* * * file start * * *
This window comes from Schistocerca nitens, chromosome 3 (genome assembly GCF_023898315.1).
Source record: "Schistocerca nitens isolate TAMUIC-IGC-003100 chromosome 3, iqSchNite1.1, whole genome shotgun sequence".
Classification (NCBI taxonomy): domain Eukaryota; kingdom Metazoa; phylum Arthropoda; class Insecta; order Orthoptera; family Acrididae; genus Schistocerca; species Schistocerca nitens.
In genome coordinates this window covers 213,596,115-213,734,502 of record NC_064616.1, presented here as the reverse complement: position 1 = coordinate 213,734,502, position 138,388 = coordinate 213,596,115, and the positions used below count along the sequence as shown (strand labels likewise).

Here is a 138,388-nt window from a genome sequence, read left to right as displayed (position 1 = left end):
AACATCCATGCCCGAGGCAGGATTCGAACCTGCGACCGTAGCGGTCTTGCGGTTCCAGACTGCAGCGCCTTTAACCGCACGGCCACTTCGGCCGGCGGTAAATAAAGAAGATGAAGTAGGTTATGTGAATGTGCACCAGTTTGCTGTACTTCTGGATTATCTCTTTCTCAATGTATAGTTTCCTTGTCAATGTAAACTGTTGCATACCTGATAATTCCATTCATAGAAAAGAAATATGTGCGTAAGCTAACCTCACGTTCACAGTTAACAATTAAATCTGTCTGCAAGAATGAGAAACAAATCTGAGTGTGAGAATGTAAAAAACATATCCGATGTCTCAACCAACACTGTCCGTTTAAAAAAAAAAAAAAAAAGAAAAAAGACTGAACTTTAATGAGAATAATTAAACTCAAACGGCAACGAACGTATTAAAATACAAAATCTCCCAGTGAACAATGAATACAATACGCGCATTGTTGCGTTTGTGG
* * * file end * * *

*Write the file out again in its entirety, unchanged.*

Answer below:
This window comes from Schistocerca nitens, chromosome 3 (genome assembly GCF_023898315.1).
Source record: "Schistocerca nitens isolate TAMUIC-IGC-003100 chromosome 3, iqSchNite1.1, whole genome shotgun sequence".
Classification (NCBI taxonomy): domain Eukaryota; kingdom Metazoa; phylum Arthropoda; class Insecta; order Orthoptera; family Acrididae; genus Schistocerca; species Schistocerca nitens.
In genome coordinates this window covers 213,596,115-213,734,502 of record NC_064616.1, presented here as the reverse complement: position 1 = coordinate 213,734,502, position 138,388 = coordinate 213,596,115, and the positions used below count along the sequence as shown (strand labels likewise).

Here is a 138,388-nt window from a genome sequence, read left to right as displayed (position 1 = left end):
AACATCCATGCCCGAGGCAGGATTCGAACCTGCGACCGTAGCGGTCTTGCGGTTCCAGACTGCAGCGCCTTTAACCGCACGGCCACTTCGGCCGGCGGTAAATAAAGAAGATGAAGTAGGTTATGTGAATGTGCACCAGTTTGCTGTACTTCTGGATTATCTCTTTCTCAATGTATAGTTTCCTTGTCAATGTAAACTGTTGCATACCTGATAATTCCATTCATAGAAAAGAAATATGTGCGTAAGCTAACCTCACGTTCACAGTTAACAATTAAATCTGTCTGCAAGAATGAGAAACAAATCTGAGTGTGAGAATGTAAAAAACATATCCGATGTCTCAACCAACACTGTCCGTTTAAAAAAAAAAAAAAAAAGAAAAAAGACTGAACTTTAATGAGAATAATTAAACTCAAACGGCAACGAACGTATTAAAATACAAAATCTCCCAGTGAACAATGAATACAATACGCGCATTGTTGCGTTTGTGG